英 [əʊld] 美 [old]
  • adj. 陈旧的,古老的;年老的
  • n. 古时
  • n. (Old)人名;(英)奥尔德
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1. alt- => ald => old.
2. => grown tall. => grown old, grown up, adult.
old 老的


old: [OE] Etymologically, old means ‘grown-up’. It comes from a prehistoric West Germanic *altha (source also of German alt and Dutch oud) which was a past-participial adjective formed from the base of a verb meaning ‘grow, nourish’. (A precisely similar formation from the related Latin verb adolēscere ‘grow’ has given English adult, and Latin altus ‘high’ – source of English altitude [14] – was originally a past-participial adjective too, derived from alēre ‘nourish’, although it has metaphoricized ‘growing’ to ‘height’ rather than ‘age’.) Elderly and the comparative and superlative elder, eldest come ultimately from the same source. World began life as a compound noun of which the noun *ald- ‘age’, a relative of old, formed the second element.
=> adult, altitude, elder, world
old (adj.)
Old English ald (Anglian), eald (West Saxon) "aged, antique, primeval; elder, experienced," from Proto-Germanic *althaz "grown up, adult" (cognates: Old Frisian ald, Gothic alþeis, Dutch oud, German alt), originally a past participle stem of a verb meaning "grow, nourish" (compare Gothic alan "to grow up," Old Norse ala "to nourish"), from PIE root *al- (3) "to grow, nourish" (cognates: Greek aldaino "make grow, strengthen," althein, althainein "to get well;" Latin alere "to feed, nourish, bring up, increase," altus "high," literally "grown tall," almus "nurturing, nourishing," alumnus "fosterling, step-child;" Old Irish alim "I nourish").

The usual PIE root is *sen- (see senior (adj.)). A few Indo-European languages distinguish words for "old" (vs. young) from words for "old" (vs. new), and some have separate words for aged persons as opposed to old things. Latin senex was used of aged living things, mostly persons, while vetus (literally "having many years") was used of inanimate things. Greek geraios was used mostly of humans; Greek palaios was used mostly of things, of persons only in a derogatory sense. Greek also had arkhaios, literally "belonging to the beginning," which parallels French ancien, used mostly with reference to things "of former times."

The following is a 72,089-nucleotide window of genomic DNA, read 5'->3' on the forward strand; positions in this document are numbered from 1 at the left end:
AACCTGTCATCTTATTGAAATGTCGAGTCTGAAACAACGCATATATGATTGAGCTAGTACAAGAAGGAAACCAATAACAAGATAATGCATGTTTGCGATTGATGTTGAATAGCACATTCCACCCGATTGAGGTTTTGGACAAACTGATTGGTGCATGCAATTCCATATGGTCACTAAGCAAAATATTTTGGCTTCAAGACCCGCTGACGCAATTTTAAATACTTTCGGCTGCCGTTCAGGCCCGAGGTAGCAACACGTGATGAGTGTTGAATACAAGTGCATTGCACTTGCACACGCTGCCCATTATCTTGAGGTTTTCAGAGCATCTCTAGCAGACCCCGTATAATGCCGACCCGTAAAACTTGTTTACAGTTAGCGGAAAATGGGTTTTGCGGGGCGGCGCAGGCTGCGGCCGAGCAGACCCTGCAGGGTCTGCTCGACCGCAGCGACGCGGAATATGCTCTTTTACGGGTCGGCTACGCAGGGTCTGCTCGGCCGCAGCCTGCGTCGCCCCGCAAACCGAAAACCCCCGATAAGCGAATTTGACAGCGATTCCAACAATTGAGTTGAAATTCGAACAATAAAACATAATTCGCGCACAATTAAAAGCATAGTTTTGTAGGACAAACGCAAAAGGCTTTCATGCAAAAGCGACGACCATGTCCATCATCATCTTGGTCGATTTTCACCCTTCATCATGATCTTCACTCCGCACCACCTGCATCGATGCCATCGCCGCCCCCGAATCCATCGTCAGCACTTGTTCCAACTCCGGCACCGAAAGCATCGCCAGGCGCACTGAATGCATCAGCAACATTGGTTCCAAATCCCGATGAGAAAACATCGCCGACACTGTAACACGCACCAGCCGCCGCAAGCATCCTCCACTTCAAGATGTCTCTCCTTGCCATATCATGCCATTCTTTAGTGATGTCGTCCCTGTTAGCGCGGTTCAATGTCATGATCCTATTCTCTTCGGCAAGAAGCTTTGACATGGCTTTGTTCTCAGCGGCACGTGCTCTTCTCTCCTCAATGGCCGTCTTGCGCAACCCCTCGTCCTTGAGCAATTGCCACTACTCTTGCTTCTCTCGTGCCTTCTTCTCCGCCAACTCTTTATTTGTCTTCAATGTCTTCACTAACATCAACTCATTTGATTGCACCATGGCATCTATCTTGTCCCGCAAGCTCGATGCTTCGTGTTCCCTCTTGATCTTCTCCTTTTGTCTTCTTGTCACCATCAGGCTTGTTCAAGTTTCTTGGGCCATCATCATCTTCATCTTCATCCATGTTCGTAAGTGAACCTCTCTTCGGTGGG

Old English also had fyrn "ancient," related to Old English feor "far, distant" (see far, and compare Gothic fairneis, Old Norse forn "old, of old, of former times," Old High German firni "old, experienced"). The original Old English vowel is preserved in Scots auld, also in alderman. The original comparative and superlative (elder, eldest) are retained in particular uses.

First record of old-timer is from 1860. Expression old as the hills first recorded 1819. The good old days dates from 1828. Of old "of old times" is from late 14c. Old maid "woman who remains single well beyond the usual marrying age" is from 1520s; the card game is attested by that name from 1844. Old man "man who has lived long" is from c. 1200; sense of "husband, father, boss" is from 1854, earlier (1830) it was military slang for "commanding officer;" old lady "wife, mother" is attested from c. 1775. Old English is attested from 1701, originally as a type of font. Old boy originally was a former pupil of one of the English public schools. Old Testament attested from mid-14c.
1. No matter where you go in life or how old you get, there's always something new to learn about. After all, life is full of surprises.

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2. As a group, today's old people are still relatively deprived.


3. Douglas was a 29-year-old journeyman fighter, erratic in his previous fights.


4. At 54 years old her energy and looks are magnificent.


5. She acted in her firstfilm when she was 13 years old.


[ old 造句 ]